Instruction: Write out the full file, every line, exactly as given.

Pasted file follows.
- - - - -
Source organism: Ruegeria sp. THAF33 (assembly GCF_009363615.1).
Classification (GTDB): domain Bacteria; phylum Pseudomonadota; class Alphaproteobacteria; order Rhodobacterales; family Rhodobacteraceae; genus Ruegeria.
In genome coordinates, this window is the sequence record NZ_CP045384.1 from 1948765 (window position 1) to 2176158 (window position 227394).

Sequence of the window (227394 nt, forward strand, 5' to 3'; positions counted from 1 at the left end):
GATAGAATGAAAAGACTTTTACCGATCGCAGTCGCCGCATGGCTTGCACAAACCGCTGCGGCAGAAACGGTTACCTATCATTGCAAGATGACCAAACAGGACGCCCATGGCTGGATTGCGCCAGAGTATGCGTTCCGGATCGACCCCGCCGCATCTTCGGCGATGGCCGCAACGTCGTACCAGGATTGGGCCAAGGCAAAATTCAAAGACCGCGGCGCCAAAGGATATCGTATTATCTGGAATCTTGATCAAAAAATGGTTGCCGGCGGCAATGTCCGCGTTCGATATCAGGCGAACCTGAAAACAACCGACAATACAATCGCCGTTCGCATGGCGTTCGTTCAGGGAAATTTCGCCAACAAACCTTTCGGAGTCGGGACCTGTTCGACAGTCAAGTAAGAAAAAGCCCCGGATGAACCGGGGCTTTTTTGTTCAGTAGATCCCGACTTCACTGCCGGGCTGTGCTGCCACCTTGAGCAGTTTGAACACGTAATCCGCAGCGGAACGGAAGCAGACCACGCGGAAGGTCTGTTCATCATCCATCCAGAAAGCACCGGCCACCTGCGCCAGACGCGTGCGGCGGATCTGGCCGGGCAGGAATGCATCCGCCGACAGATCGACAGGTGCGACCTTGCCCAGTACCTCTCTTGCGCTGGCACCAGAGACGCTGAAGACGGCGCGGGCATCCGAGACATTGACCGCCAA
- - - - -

Source organism: Ruegeria sp. THAF33 (assembly GCF_009363615.1).
Classification (GTDB): domain Bacteria; phylum Pseudomonadota; class Alphaproteobacteria; order Rhodobacterales; family Rhodobacteraceae; genus Ruegeria.
In genome coordinates, this window is the sequence record NZ_CP045384.1 from 1948765 (window position 1) to 2176158 (window position 227394).

Sequence of the window (227394 nt, forward strand, 5' to 3'; positions counted from 1 at the left end):
GATAGAATGAAAAGACTTTTACCGATCGCAGTCGCCGCATGGCTTGCACAAACCGCTGCGGCAGAAACGGTTACCTATCATTGCAAGATGACCAAACAGGACGCCCATGGCTGGATTGCGCCAGAGTATGCGTTCCGGATCGACCCCGCCGCATCTTCGGCGATGGCCGCAACGTCGTACCAGGATTGGGCCAAGGCAAAATTCAAAGACCGCGGCGCCAAAGGATATCGTATTATCTGGAATCTTGATCAAAAAATGGTTGCCGGCGGCAATGTCCGCGTTCGATATCAGGCGAACCTGAAAACAACCGACAATACAATCGCCGTTCGCATGGCGTTCGTTCAGGGAAATTTCGCCAACAAACCTTTCGGAGTCGGGACCTGTTCGACAGTCAAGTAAGAAAAAGCCCCGGATGAACCGGGGCTTTTTTGTTCAGTAGATCCCGACTTCACTGCCGGGCTGTGCTGCCACCTTGAGCAGTTTGAACACGTAATCCGCAGCGGAACGGAAGCAGACCACGCGGAAGGTCTGTTCATCATCCATCCAGAAAGCACCGGCCACCTGCGCCAGACGCGTGCGGCGGATCTGGCCGGGCAGGAATGCATCCGCCGACAGATCGACAGGTGCGACCTTGCCCAGTACCTCTCTTGCGCTGGCACCAGAGACGCTGAAGACGGCGCGGGCATCCGAGACATTGACCGCCAA